This post was originally published on The Conversation, and was written by Vanessa Speight, Senior Research Fellow at the University of Sheffield and Joby Boxall, professor at the University of Sheffield
The provision of clean, safe drinking water in much of the world is one of the most significant public health achievements of the past century – and one of the foundation stones of a healthy society. In the developed world, most people are able to take this service for granted and pay very little for it.
But even if there is not a large economic cost, a global environmental cost is being paid for the luxury of this service. Water systems extract large quantities of water from the environment, require energy, chemicals and infrastructure to treat and pump water to our houses, then require more energy and infrastructure to remove waste, treat it, and return some of that water to the environment complete with contaminants (at low levels, but still present).
In the UK, water services are based on legacy infrastructure systems; the country lives off Victorian engineering. These systems are ageing and deteriorating and will require unprecedented investment to be fit for the future. Therefore the country needs to reimagine its water services to deliver water sustainably via systems that are affordable, adaptable and resilient.
Water security under threat
Global population growth is threatening the security of water supply and when coupled with the impacts of climate change, it is clear that our historical approach to the provision of water may not remain feasible. Increasingly stringent drinking water quality and environmental discharge standards protect us from pollutants but require increasingly complex and energy-consuming treatment. Leakage of water from ageing infrastructure wastes more of this precious resource, yet the costs of replacing that infrastructure seem insurmountable.
Perhaps it is time to reconsider the one-size-fits-all approach of large centralised infrastructure and instead pursue a suite of solutions tailored to local needs. Could it be possible to have water systems that have no adverse impact on the environment, or better yet – water systems with positive impacts for people, society, the environment and the economy?
Such a transformation of water systems will require new technology but also new ways for people to interact with water. Research into treatment technologies such as low-pressure membrane systems that will work under gravity flow without pumps could have great potential for treating a variety of water sources at a variety of scales.
But will people want to install a device in their homes to create drinking water from, for example, rainwater in their neighbourhood pond? And what regulatory and policy frameworks would be required to enable this? There is a need for such devices to be engineered to be fail-safe to protect public health in the event of equipment malfunction.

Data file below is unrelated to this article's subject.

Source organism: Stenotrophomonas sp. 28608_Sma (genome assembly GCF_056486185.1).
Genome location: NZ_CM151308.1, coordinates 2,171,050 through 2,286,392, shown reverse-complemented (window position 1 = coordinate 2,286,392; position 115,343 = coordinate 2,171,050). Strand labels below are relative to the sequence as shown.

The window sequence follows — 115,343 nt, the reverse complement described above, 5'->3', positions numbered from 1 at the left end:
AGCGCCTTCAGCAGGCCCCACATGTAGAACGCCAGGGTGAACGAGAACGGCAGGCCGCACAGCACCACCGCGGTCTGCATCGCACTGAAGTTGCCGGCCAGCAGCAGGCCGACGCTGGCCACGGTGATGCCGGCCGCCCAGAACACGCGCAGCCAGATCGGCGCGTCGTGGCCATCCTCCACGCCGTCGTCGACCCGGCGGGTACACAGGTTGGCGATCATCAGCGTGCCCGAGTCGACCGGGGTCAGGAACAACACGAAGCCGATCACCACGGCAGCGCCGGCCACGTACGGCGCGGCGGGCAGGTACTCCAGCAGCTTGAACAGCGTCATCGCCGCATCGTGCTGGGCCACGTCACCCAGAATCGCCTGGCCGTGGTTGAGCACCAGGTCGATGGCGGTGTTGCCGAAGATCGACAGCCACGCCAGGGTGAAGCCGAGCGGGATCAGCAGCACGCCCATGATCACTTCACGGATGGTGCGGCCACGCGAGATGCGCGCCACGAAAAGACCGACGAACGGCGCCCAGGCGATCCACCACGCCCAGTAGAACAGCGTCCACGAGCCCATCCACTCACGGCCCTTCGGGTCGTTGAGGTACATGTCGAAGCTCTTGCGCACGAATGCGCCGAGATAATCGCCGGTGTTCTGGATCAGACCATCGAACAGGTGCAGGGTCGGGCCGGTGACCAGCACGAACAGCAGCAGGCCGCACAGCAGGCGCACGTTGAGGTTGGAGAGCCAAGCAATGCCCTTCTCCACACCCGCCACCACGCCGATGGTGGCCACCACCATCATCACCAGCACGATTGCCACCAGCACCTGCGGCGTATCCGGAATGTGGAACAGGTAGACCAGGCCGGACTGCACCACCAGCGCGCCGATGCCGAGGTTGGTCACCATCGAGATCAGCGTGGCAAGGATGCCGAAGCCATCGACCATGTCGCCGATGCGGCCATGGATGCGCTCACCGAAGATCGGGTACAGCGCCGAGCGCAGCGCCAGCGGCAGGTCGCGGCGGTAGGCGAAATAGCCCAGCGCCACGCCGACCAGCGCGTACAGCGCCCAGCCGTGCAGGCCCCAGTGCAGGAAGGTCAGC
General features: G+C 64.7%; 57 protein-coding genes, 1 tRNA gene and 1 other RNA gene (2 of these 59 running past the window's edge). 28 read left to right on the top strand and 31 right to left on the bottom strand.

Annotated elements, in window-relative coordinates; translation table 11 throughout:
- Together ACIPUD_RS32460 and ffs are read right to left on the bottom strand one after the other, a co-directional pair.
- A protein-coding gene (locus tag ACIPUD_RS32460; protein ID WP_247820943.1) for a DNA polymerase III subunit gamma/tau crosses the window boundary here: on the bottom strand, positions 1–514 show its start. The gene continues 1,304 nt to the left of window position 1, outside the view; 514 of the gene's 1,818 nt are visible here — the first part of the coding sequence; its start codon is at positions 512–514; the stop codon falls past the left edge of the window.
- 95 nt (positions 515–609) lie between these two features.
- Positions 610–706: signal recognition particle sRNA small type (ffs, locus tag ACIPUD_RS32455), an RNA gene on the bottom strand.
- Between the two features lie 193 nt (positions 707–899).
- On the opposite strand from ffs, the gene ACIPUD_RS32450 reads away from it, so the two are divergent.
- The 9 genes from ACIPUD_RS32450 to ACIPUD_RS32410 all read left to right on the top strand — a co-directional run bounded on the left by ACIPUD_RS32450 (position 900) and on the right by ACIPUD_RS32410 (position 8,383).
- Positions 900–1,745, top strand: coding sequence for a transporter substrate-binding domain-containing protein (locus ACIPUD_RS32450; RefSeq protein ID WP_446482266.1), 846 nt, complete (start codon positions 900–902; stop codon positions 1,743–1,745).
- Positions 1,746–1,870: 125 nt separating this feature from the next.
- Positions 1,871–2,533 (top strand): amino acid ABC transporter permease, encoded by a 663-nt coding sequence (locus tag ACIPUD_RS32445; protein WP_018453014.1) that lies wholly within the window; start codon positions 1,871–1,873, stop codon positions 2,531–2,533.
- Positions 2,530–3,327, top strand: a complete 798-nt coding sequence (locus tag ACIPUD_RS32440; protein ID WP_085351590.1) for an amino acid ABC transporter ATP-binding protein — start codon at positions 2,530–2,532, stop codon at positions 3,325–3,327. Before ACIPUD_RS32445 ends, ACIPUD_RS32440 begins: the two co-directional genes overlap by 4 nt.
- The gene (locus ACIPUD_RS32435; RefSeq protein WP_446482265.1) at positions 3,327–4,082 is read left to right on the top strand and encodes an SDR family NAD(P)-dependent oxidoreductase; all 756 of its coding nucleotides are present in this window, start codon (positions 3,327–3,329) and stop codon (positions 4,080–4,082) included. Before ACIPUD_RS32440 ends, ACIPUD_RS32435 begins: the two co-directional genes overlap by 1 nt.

Mobilisation of people could offer great transformative potential for our water systems. For example, engineering researchers are working to design treatment systems to remove fats, oils and grease from sewers before they cause major blockages, known as “fatbergs”. However, such technology would not be required if all users of the system jointly protected the infrastructure by disposing of fats in another way.
So the sustainable water systems of the future also need the disruptive innovation of collective mobilisation to deliver and support transformation. Energy-saving measures are being implemented throughout urban water systems including pumping at non-peak times and recovering heat from wastewater. But there is potential for a closer linkage between the water and energy systems by considering the synergies between distribution systems for both utilities.
The drive to install renewable energy is stressing the electric grid and distribution systems, which were not designed to handle the decentralised sources and variable inputs that characterise renewables such as solar and wind power. The opportunity exists for water systems, which operate at the neighbourhood level just like electricity networks, to be configured to act as energy storage systems to offset the variability in electric power generation to store heat or energy in the form of pressurised water. Research is ongoing to determine the full potential and optimal scales for such interactions between water and electric grids but could offer a way to optimise existing infrastructure for both utilities.
These examples give some insight into how technology will be essential to transform our current unsustainable systems to deliver adaptable and resilient water services across a range of futures and contexts. Large, centralised infrastructure may still be required in densely populated areas – in these situations disruptive solutions need to work with the existing systems because high population density does not allow for land-intensive solutions and legacy infrastructure is too expensive to just abandon.
Given the 50-to-100-year service life for water infrastructure, a change in philosophy is needed now to avoid another century of unsustainable water service. Such disruptive innovations, when combined in a way to suit each distinct context, could deliver sustainable water solutions for all – from megacities to remote rural communities, to the rapidly developing parts of the world.
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